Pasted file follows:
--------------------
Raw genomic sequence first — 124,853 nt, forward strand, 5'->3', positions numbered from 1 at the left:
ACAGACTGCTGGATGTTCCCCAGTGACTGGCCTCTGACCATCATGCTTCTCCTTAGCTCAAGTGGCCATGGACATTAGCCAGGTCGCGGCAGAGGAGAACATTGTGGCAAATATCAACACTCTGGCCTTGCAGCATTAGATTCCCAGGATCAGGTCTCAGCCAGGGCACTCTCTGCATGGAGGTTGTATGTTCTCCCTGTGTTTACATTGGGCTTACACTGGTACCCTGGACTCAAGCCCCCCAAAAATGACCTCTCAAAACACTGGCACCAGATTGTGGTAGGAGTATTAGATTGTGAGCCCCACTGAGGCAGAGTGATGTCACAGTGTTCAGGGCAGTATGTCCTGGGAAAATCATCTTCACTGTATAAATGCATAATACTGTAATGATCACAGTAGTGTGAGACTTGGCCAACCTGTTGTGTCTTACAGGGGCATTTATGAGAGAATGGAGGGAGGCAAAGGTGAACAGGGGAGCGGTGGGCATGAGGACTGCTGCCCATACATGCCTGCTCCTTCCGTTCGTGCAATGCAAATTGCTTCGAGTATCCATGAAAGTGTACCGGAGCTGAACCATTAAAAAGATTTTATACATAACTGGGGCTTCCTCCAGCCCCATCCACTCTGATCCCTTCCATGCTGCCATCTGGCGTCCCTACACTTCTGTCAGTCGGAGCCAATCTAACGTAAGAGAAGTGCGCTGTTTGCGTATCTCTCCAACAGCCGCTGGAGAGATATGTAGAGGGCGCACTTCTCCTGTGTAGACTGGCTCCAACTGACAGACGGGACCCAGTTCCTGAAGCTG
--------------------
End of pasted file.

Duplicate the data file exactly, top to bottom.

Raw genomic sequence first — 124,853 nt, forward strand, 5'->3', positions numbered from 1 at the left:
ACAGACTGCTGGATGTTCCCCAGTGACTGGCCTCTGACCATCATGCTTCTCCTTAGCTCAAGTGGCCATGGACATTAGCCAGGTCGCGGCAGAGGAGAACATTGTGGCAAATATCAACACTCTGGCCTTGCAGCATTAGATTCCCAGGATCAGGTCTCAGCCAGGGCACTCTCTGCATGGAGGTTGTATGTTCTCCCTGTGTTTACATTGGGCTTACACTGGTACCCTGGACTCAAGCCCCCCAAAAATGACCTCTCAAAACACTGGCACCAGATTGTGGTAGGAGTATTAGATTGTGAGCCCCACTGAGGCAGAGTGATGTCACAGTGTTCAGGGCAGTATGTCCTGGGAAAATCATCTTCACTGTATAAATGCATAATACTGTAATGATCACAGTAGTGTGAGACTTGGCCAACCTGTTGTGTCTTACAGGGGCATTTATGAGAGAATGGAGGGAGGCAAAGGTGAACAGGGGAGCGGTGGGCATGAGGACTGCTGCCCATACATGCCTGCTCCTTCCGTTCGTGCAATGCAAATTGCTTCGAGTATCCATGAAAGTGTACCGGAGCTGAACCATTAAAAAGATTTTATACATAACTGGGGCTTCCTCCAGCCCCATCCACTCTGATCCCTTCCATGCTGCCATCTGGCGTCCCTACACTTCTGTCAGTCGGAGCCAATCTAACGTAAGAGAAGTGCGCTGTTTGCGTATCTCTCCAACAGCCGCTGGAGAGATATGTAGAGGGCGCACTTCTCCTGTGTAGACTGGCTCCAACTGACAGACGGGACCCAGTTCCTGAAGCTG